We made the case this week for holding off on buying the new and improved (and shrunken) Apple TV. We highlighted a few other boxes, notably those made by Roku, that might be better Internet TV choices, but also pointed out that the other devices sport features that Apple TV might eventually get.
That said, some consumers aren't going to be ditching their cable or satellite TV anytime soon, and for them the question is irrelevant.
For the others, the set-top market is going to be fractured and confusing, much like the burgeoning tablet market. And, well, that's … Read more
With consumers and analysts guessing which companies plan to take on Apple's iPad, BookMaker, a Web site dedicated to online gambling, has calculated odds (click the "Entertainment" link on the site) on who will be next after Research In Motion to debut an iPad-like device in 2010. It's been widely reported that RIM plans to show off its BlackPad sometime next week, and the gamblers are hoping to cash in when the next company shows theirs off.
The lines show HTC as the frontrunner with an even money payout, followed by Nokia with one and a … Read more
The CD is fast approaching its 30th anniversary, and it's looking a bit tired. Funny, the LP is more than twice as old and its resurgence is ongoing. Not just among oldsters playing records they bought decades ago; a fair percentage of young bands are releasing new vinyl pressings.
CD box sets and remastered CDs, like the Beatles catalog that came out in 2009, still sell in big numbers. I remember when the CD was introduced, the media predicted the LP would be gone in just a few years. Now it's starting to look like the LP will … Read more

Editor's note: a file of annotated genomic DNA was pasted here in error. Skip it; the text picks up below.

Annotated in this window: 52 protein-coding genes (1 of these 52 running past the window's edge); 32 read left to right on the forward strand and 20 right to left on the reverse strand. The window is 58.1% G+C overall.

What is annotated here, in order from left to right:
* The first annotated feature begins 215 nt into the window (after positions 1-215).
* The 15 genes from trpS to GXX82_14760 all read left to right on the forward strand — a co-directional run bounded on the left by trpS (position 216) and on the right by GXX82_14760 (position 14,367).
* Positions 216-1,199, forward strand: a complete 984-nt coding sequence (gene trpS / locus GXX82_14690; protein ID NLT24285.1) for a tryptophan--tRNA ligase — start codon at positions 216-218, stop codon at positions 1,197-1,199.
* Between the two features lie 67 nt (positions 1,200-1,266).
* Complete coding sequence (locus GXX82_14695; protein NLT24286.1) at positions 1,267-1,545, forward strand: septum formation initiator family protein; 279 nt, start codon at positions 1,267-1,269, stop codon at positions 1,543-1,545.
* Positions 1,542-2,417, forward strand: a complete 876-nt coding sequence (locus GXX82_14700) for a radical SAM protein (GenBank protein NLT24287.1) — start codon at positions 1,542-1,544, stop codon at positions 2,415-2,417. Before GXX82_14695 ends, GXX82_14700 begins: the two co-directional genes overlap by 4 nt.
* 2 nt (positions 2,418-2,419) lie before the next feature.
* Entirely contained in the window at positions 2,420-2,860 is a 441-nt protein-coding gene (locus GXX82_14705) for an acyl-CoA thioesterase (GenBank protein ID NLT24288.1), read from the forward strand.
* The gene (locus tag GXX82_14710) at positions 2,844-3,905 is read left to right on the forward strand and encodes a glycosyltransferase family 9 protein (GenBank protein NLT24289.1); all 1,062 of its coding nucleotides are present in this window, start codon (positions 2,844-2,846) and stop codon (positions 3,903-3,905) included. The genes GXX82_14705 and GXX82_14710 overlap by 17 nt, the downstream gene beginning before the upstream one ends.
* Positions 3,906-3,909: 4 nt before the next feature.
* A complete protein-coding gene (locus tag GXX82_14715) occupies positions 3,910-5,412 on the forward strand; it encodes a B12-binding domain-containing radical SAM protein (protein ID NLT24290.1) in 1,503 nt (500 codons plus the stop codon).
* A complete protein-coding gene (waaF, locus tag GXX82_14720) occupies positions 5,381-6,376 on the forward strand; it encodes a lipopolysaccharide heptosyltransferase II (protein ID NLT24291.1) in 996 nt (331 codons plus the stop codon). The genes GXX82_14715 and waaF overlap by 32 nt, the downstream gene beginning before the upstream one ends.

There's a new Apple TV around the corner and we're fielding rumors that a Google TV device will be launching at the end of the month. Both devices--as well as boxes by companies like Boxee and Roku--share the same goal: they want you to ditch your cable or satellite TV provider as well as DVDs and Blu-ray.
Many people actually have done so already--yours truly included. But there are others, like my parents, who find the idea too hard to wrap their head around. They want the content pushed to them by the providers and they're OK … Read more
As of this week, they're finally available to the general public. The helper robots we've been seeing in sci-fi movies for years are here to fold your laundry, wash your dog, care for your elderly relatives, and lie to your spouse--if you have $400,000, that is.
The open-source PR2 robot from Willow Garage stands about 5 feet tall, has two articulated arms and stereo vision, and is apparently very smart. The bots can be programmed to undertake tons of jobs using more than 1,000 software libraries, if you're up to the task.
Right now, the … Read more
"New for 2008, the 650 series also includes an Ethernet port, which allows the TV to access the Internet to display news, stock ticker information, and local weather. USA Today provides the news feed, which can sit in the corner of the screen like a ticker (turn "Desperate Housewives" into Fox News!), or be expanded to allow you to read numerous top stories in a variety of topics."
We'… Read more
Imagine what movies would look like if producers thought everybody was watching their films on iPhones, and never in theaters or big screen TVs. That may be the perfect analogy to how the music business thinks the audience is listening to music.
The root source of the problem is that good-enough sound quality is all most people need, so the record companies and recording engineers don't have any incentive to make great-sounding recordings anymore. Other than a few audiophiles, who would hear them? The engineers have to "dumb down" the recordings to sound passably good on ear … Read more